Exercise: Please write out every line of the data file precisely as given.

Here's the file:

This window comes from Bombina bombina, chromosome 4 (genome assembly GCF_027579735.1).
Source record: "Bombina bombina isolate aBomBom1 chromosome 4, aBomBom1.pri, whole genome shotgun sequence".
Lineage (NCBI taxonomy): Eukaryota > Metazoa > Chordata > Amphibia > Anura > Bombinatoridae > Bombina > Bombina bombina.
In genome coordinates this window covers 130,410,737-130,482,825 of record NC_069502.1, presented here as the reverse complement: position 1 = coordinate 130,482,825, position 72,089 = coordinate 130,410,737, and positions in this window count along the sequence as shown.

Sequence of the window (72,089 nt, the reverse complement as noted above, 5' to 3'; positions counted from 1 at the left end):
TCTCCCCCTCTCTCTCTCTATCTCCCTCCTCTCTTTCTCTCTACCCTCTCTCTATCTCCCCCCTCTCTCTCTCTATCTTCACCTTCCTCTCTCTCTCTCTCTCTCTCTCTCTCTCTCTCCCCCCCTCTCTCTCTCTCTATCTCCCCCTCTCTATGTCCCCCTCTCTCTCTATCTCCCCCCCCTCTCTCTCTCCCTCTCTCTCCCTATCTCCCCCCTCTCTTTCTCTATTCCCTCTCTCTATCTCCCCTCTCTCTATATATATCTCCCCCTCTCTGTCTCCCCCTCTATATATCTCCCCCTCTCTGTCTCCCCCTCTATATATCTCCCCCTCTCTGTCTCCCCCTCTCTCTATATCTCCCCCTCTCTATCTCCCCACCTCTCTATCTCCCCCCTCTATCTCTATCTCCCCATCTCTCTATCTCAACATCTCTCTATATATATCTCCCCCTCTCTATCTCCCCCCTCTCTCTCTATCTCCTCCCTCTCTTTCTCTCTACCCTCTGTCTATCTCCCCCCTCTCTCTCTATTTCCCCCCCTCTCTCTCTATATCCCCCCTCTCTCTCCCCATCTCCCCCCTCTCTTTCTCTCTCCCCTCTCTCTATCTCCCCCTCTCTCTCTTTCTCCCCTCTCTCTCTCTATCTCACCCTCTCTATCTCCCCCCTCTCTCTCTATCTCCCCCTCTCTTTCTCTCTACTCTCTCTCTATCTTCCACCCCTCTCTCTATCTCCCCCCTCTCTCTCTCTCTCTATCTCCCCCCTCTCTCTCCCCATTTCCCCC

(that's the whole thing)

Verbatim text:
This window comes from Bombina bombina, chromosome 4 (genome assembly GCF_027579735.1).
Source record: "Bombina bombina isolate aBomBom1 chromosome 4, aBomBom1.pri, whole genome shotgun sequence".
Lineage (NCBI taxonomy): Eukaryota > Metazoa > Chordata > Amphibia > Anura > Bombinatoridae > Bombina > Bombina bombina.
In genome coordinates this window covers 130,410,737-130,482,825 of record NC_069502.1, presented here as the reverse complement: position 1 = coordinate 130,482,825, position 72,089 = coordinate 130,410,737, and positions in this window count along the sequence as shown.

Sequence of the window (72,089 nt, the reverse complement as noted above, 5' to 3'; positions counted from 1 at the left end):
TCTCCCCCTCTCTCTCTCTATCTCCCTCCTCTCTTTCTCTCTACCCTCTCTCTATCTCCCCCCTCTCTCTCTCTATCTTCACCTTCCTCTCTCTCTCTCTCTCTCTCTCTCTCTCTCTCCCCCCCTCTCTCTCTCTCTATCTCCCCCTCTCTATGTCCCCCTCTCTCTCTATCTCCCCCCCCTCTCTCTCTCCCTCTCTCTCCCTATCTCCCCCCTCTCTTTCTCTATTCCCTCTCTCTATCTCCCCTCTCTCTATATATATCTCCCCCTCTCTGTCTCCCCCTCTATATATCTCCCCCTCTCTGTCTCCCCCTCTATATATCTCCCCCTCTCTGTCTCCCCCTCTCTCTATATCTCCCCCTCTCTATCTCCCCACCTCTCTATCTCCCCCCTCTATCTCTATCTCCCCATCTCTCTATCTCAACATCTCTCTATATATATCTCCCCCTCTCTATCTCCCCCCTCTCTCTCTATCTCCTCCCTCTCTTTCTCTCTACCCTCTGTCTATCTCCCCCCTCTCTCTCTATTTCCCCCCCTCTCTCTCTATATCCCCCCTCTCTCTCCCCATCTCCCCCCTCTCTTTCTCTCTCCCCTCTCTCTATCTCCCCCTCTCTCTCTTTCTCCCCTCTCTCTCTCTATCTCACCCTCTCTATCTCCCCCCTCTCTCTCTATCTCCCCCTCTCTTTCTCTCTACTCTCTCTCTATCTTCCACCCCTCTCTCTATCTCCCCCCTCTCTCTCTCTCTCTATCTCCCCCCTCTCTCTCCCCATTTCCCCC